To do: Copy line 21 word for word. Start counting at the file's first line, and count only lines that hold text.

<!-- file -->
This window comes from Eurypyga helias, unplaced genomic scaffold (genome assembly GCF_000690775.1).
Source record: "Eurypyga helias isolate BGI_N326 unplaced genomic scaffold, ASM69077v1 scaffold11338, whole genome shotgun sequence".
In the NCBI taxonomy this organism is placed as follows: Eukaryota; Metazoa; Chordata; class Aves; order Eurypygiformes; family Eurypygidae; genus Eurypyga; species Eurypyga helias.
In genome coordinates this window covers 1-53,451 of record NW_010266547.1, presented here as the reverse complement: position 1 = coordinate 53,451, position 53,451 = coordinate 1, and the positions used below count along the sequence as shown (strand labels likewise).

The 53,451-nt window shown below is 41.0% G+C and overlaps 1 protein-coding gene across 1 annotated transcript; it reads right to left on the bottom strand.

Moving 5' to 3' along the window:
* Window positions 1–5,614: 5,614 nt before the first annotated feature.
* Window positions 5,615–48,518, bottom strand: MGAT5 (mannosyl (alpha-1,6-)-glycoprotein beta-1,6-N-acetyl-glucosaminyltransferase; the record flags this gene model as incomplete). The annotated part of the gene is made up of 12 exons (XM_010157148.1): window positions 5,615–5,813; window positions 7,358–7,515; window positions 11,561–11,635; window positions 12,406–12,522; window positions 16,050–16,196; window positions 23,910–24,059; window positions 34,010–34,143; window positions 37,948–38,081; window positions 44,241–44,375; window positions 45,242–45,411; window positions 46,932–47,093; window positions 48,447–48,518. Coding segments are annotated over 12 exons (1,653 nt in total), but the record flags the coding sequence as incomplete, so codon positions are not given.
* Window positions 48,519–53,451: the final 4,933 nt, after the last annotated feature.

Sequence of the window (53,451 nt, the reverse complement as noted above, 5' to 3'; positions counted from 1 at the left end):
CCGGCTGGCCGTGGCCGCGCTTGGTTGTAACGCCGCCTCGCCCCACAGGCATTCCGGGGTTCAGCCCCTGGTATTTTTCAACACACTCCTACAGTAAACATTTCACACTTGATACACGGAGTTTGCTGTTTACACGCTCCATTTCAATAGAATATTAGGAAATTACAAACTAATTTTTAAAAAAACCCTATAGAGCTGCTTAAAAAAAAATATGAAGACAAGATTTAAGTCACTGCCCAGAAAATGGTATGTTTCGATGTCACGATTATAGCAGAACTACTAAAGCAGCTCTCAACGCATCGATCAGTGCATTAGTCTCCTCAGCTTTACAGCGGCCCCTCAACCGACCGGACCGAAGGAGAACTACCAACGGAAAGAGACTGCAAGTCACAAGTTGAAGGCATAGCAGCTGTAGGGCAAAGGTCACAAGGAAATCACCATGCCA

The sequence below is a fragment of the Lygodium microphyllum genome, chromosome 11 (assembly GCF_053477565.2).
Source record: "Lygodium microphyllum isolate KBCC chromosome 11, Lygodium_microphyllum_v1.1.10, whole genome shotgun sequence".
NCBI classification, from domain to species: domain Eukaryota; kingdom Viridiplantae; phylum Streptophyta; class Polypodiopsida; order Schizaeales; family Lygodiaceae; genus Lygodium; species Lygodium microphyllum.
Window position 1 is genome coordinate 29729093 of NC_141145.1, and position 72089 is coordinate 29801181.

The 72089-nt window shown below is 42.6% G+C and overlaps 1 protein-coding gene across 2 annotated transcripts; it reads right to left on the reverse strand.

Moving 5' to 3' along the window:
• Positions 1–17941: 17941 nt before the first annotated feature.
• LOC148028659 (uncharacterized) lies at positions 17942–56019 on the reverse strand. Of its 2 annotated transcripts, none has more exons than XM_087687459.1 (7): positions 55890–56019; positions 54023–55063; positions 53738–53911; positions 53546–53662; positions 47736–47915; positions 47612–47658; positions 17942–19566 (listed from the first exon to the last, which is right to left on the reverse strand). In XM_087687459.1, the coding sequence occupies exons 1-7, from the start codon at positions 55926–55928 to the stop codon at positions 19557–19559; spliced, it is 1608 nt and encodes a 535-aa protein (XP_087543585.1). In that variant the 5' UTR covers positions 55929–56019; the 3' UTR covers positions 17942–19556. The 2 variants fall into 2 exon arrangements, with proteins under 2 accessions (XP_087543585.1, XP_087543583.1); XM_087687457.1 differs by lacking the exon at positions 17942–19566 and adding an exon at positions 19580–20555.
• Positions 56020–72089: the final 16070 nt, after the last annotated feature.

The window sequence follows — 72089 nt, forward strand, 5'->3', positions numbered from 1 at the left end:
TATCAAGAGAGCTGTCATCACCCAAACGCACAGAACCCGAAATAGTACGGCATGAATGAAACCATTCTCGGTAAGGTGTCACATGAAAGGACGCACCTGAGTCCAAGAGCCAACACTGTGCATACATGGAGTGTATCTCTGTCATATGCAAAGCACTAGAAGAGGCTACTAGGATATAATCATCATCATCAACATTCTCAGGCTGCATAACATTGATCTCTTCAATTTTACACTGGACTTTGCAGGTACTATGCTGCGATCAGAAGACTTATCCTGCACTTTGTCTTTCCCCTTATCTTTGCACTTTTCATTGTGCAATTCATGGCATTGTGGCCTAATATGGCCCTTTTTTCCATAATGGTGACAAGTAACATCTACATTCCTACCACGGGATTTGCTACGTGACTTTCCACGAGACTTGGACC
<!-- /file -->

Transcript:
The window sequence follows — 72089 nt, forward strand, 5'->3', positions numbered from 1 at the left end: